The European Olympic Committees has reported a small surplus for 2020, a year affected by COVID-19 ©Getty Images

The European Olympic Committees (EOC) has reported a small surplus of just over €300,000 (£257,000/$364,000) for the COVID-scarred year of 2020.

The body, whose head office is in Rome and which is subject to Italian law, posted revenue of €11.1 million (£9.5 million/$13.5 million) while running up expenditure of €10.74 million (£9.2 million/$13 million).

Around €7.9 million (£6.8 million/$9.6 million), or 71 per cent, of revenue came from Olympic Solidarity, with a further €2.44 million (£2.1 million/$2.8 million) attributed to Association of National Olympic Committees (ANOC) recovery funds.

The EOC explained that, as a result of the pandemic, and using funds remaining from past Olympic Solidarity budgets, ANOC created a fund called the "ANOC support grant for European NOCs."

This was said to have provided an additional budget of $2.8 million (£2 million/€2.44 million) with which to compensate European NOCs for extra costs related to the postponement of Tokyo 2020 and other consequences of COVID-19.

The EOC’s year-end equity amounted to €7 million (£6 million/$8.5 million).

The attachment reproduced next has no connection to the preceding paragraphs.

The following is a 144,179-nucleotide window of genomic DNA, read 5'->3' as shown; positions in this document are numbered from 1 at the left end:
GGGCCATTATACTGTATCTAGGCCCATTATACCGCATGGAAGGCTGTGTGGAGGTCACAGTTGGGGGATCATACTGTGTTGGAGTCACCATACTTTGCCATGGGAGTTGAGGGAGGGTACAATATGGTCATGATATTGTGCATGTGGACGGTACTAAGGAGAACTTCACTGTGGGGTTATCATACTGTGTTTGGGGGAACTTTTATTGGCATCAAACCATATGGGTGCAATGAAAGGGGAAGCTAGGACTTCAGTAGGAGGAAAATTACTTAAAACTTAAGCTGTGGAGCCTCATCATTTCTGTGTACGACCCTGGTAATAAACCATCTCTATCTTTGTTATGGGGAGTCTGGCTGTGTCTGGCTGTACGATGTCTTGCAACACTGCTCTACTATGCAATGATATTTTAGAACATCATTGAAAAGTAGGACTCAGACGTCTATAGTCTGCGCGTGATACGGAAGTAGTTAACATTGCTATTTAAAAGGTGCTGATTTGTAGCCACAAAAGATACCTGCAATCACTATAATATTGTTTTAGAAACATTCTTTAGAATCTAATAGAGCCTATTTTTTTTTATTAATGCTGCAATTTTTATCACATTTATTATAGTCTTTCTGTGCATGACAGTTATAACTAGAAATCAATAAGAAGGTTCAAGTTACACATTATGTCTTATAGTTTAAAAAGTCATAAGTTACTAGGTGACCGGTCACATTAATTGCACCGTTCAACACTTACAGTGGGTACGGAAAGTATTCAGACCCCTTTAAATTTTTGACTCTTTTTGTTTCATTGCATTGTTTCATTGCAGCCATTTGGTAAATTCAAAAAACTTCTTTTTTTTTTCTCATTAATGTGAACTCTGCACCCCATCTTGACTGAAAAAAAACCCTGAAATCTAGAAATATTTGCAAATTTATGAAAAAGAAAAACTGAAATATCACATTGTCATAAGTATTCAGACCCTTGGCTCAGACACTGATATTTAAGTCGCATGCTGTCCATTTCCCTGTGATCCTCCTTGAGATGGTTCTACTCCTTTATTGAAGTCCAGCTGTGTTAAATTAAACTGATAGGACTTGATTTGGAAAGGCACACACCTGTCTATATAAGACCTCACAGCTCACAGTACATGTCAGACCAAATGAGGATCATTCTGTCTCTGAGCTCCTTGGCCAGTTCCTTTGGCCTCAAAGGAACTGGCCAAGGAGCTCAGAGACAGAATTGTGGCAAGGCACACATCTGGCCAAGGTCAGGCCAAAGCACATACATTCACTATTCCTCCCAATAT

This includes a €5.5 million (£4.7 million/$6.7 million) European Games dedicated reserve.

European National Olympic Committees have been stretched to near
European National Olympic Committees have been stretched to near "breaking point" because of the postponement of Tokyo 2020 due to the coronavirus pandemic ©Getty Images

The next edition of this quadrennial event is earmarked for Poland in late-June 2023.

While the EOC’s functional currency is the euro, most revenue and distributions to National Olympic Committees (NOCs) are in US dollars.

The EOC explained that it "provides an annual lump sum of $125,000 (£88,500/€103,000) to each NOC."

Even so, it said the COVID-enforced postponement of Tokyo 2020 had “added to the political and financial crises that affected many NOCs in the years before”.

It had also "taxed the ability of the NOCs of Europe to perform their duties and has stretched many almost to breaking point, causing untold disruption for athletes aspiring to compete at Tokyo 2020”.

The 2020 financial statements were said to be the first prepared "in accordance with International Financial Reporting Standards for Small and Medium-Sized Entities."

The EOC also disclosed that its 2021-2024 agreement with Olympic Solidarity was signed "in the first months" of 2021 and an advance payment of $8.63 million (£6.1 million/€7.1 million) received.